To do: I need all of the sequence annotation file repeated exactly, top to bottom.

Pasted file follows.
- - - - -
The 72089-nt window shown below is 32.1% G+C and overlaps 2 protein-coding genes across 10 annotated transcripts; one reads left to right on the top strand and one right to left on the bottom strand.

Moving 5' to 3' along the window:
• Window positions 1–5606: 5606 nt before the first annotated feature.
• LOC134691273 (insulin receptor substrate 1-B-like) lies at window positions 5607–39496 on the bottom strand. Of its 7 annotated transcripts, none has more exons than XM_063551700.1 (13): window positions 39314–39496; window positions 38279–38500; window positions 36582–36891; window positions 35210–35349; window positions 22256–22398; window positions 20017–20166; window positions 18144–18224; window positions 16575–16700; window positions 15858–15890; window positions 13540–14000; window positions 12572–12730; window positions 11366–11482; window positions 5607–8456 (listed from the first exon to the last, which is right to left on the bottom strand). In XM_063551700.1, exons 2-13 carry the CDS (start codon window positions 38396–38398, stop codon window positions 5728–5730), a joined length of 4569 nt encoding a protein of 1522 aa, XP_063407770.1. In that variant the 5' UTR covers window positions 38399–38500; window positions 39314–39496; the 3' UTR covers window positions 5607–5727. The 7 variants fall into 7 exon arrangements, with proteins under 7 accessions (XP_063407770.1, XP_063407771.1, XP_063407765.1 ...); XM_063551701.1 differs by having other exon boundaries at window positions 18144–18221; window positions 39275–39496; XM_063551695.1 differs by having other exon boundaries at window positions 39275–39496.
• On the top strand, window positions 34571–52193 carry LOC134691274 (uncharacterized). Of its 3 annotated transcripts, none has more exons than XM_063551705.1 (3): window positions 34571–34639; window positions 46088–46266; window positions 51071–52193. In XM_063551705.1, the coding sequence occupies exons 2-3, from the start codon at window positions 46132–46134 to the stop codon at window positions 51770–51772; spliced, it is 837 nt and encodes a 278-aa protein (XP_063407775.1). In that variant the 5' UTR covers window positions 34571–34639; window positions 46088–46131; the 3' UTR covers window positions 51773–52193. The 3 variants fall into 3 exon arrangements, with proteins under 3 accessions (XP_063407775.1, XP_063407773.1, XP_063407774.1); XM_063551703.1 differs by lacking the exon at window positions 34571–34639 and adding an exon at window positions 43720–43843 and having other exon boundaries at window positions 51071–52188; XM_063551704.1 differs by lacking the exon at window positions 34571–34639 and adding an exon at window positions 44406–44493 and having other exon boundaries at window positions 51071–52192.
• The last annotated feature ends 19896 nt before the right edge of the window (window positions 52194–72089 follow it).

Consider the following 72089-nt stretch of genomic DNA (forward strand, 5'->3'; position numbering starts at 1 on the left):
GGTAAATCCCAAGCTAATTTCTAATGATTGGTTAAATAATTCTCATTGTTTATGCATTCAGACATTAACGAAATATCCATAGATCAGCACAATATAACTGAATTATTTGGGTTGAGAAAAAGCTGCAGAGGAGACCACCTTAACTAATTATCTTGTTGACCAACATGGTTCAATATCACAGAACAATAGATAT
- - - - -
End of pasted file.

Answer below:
The 72089-nt window shown below is 32.1% G+C and overlaps 2 protein-coding genes across 10 annotated transcripts; one reads left to right on the top strand and one right to left on the bottom strand.

Moving 5' to 3' along the window:
• Window positions 1–5606: 5606 nt before the first annotated feature.
• LOC134691273 (insulin receptor substrate 1-B-like) lies at window positions 5607–39496 on the bottom strand. Of its 7 annotated transcripts, none has more exons than XM_063551700.1 (13): window positions 39314–39496; window positions 38279–38500; window positions 36582–36891; window positions 35210–35349; window positions 22256–22398; window positions 20017–20166; window positions 18144–18224; window positions 16575–16700; window positions 15858–15890; window positions 13540–14000; window positions 12572–12730; window positions 11366–11482; window positions 5607–8456 (listed from the first exon to the last, which is right to left on the bottom strand). In XM_063551700.1, exons 2-13 carry the CDS (start codon window positions 38396–38398, stop codon window positions 5728–5730), a joined length of 4569 nt encoding a protein of 1522 aa, XP_063407770.1. In that variant the 5' UTR covers window positions 38399–38500; window positions 39314–39496; the 3' UTR covers window positions 5607–5727. The 7 variants fall into 7 exon arrangements, with proteins under 7 accessions (XP_063407770.1, XP_063407771.1, XP_063407765.1 ...); XM_063551701.1 differs by having other exon boundaries at window positions 18144–18221; window positions 39275–39496; XM_063551695.1 differs by having other exon boundaries at window positions 39275–39496.
• On the top strand, window positions 34571–52193 carry LOC134691274 (uncharacterized). Of its 3 annotated transcripts, none has more exons than XM_063551705.1 (3): window positions 34571–34639; window positions 46088–46266; window positions 51071–52193. In XM_063551705.1, the coding sequence occupies exons 2-3, from the start codon at window positions 46132–46134 to the stop codon at window positions 51770–51772; spliced, it is 837 nt and encodes a 278-aa protein (XP_063407775.1). In that variant the 5' UTR covers window positions 34571–34639; window positions 46088–46131; the 3' UTR covers window positions 51773–52193. The 3 variants fall into 3 exon arrangements, with proteins under 3 accessions (XP_063407775.1, XP_063407773.1, XP_063407774.1); XM_063551703.1 differs by lacking the exon at window positions 34571–34639 and adding an exon at window positions 43720–43843 and having other exon boundaries at window positions 51071–52188; XM_063551704.1 differs by lacking the exon at window positions 34571–34639 and adding an exon at window positions 44406–44493 and having other exon boundaries at window positions 51071–52192.
• The last annotated feature ends 19896 nt before the right edge of the window (window positions 52194–72089 follow it).

Consider the following 72089-nt stretch of genomic DNA (forward strand, 5'->3'; position numbering starts at 1 on the left):
GGTAAATCCCAAGCTAATTTCTAATGATTGGTTAAATAATTCTCATTGTTTATGCATTCAGACATTAACGAAATATCCATAGATCAGCACAATATAACTGAATTATTTGGGTTGAGAAAAAGCTGCAGAGGAGACCACCTTAACTAATTATCTTGTTGACCAACATGGTTCAATATCACAGAACAATAGATAT